Last time we looked at some GM (later GMC) New Look “Fishbowl” buses from the New York City Transit Authority and the Toronto Transit Commission. This time around we are going to look at some random ones from the East Coast. I don’t know the exact year and model numbers of all of these, so think of these more as a look at liveries. There will be several more of these posts since there are a lot I have drawn up and want to draw up. The hard part is finding good references. We start back in New York with the Niagara Frontier Transportation Authority which serves the greater Buffalo and Niagara Falls area.
The Capital District Transportation Authority, logically serves the area around Albany, New York.
The New York Bus Service was a private operator of buses that provided express service as a franchisee to the City of New York. It was taken over by the MTA in 2005.
Command Bus was another private operator franchisee to the city providing local and express service. It was also taken over by the MTA in 2005.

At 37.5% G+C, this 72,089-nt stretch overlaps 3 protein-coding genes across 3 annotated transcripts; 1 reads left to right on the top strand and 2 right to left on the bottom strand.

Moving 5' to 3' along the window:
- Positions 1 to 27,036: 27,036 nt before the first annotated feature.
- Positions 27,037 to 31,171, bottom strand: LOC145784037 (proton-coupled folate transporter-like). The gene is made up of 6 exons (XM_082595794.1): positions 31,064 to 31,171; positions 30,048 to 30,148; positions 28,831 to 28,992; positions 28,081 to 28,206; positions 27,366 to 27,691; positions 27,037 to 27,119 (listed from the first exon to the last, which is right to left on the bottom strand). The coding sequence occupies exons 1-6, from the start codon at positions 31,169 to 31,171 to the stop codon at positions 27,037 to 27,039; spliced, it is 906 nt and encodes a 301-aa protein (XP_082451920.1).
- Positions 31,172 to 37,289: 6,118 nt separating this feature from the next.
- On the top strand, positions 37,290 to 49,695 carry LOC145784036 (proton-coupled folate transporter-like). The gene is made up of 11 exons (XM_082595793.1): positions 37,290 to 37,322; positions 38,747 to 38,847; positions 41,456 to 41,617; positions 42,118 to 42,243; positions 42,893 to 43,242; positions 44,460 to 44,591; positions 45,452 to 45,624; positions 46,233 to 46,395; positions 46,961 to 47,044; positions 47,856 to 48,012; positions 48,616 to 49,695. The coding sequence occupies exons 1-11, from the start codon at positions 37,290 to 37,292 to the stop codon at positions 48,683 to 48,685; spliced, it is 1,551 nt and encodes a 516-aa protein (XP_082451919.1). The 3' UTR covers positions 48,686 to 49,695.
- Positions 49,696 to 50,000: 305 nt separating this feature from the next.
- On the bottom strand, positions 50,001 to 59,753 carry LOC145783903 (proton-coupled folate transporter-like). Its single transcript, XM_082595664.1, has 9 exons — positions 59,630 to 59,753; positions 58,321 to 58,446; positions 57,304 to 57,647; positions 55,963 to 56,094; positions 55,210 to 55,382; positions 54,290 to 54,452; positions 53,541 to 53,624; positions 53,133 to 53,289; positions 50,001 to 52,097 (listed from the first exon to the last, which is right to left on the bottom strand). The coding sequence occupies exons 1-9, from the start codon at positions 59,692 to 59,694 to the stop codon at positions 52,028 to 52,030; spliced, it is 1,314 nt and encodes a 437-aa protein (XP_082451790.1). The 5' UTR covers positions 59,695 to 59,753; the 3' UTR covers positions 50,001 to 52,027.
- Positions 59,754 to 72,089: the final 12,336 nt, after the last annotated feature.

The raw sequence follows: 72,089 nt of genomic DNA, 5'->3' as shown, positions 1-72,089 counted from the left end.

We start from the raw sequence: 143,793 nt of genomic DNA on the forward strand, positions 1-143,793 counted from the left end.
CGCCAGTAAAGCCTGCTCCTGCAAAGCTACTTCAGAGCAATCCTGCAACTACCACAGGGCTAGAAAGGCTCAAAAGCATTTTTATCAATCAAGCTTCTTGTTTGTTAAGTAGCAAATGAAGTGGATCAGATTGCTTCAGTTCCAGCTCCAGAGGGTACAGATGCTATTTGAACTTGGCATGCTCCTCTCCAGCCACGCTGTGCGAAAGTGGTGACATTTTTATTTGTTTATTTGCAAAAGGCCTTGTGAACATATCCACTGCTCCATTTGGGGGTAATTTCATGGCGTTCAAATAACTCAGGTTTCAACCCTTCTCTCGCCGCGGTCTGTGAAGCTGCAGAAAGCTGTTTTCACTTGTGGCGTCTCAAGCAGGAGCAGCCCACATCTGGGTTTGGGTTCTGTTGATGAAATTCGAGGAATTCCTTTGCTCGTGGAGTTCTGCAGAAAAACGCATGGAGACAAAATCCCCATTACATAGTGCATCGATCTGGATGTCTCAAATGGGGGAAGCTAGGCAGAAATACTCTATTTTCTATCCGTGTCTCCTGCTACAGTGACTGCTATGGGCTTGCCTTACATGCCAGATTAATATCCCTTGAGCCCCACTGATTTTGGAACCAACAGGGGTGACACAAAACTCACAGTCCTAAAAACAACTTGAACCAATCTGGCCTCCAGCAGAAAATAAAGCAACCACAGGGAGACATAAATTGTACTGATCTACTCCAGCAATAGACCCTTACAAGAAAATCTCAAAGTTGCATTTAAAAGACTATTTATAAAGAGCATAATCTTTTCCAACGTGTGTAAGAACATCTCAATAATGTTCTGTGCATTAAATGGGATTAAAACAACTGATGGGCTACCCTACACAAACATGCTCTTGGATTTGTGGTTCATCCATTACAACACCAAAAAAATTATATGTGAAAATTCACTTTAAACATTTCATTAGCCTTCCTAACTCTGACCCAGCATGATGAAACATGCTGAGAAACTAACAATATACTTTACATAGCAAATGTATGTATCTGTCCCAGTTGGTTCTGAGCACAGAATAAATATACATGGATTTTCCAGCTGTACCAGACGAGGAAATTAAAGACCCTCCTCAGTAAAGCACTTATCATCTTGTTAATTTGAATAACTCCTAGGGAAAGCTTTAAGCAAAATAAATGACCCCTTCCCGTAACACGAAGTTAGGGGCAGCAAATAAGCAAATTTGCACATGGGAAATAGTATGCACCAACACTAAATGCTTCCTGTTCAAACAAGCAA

The Commission de transport de la communauté urbaine de Montréal (CTCUM) was one of the predecessor agencies to the current Société de transport de Montréal. This is the late 1960s-early 1970s livery.
The Commission de transport de la communauté urbaine de Montréal (STCUM) was the previous agency before the Société de transport de Montréal (STM) was created when there was governmental consolidation on the island of Montréal in 2002. This livery was used from the mid-1970s onward.
D.C. Transit was one of the private bus operators in the Washington D.C. area that the Washington Metropolitan Area Transit Authority (WMATA) took over in 1973.
The Washington Metropolitan Area Transit Authority (WMATA) provides transit service to the Washington D.C. area. They operated fishbowls until 2000.
The Maryland Mass Transit Administration, now the Maryland Transit Administration, is a state agency that provides bus service to the Baltimore-Washington area. It took over from the private Baltimore Transit Company in 1970. This livery was used in the 1970s-1980s.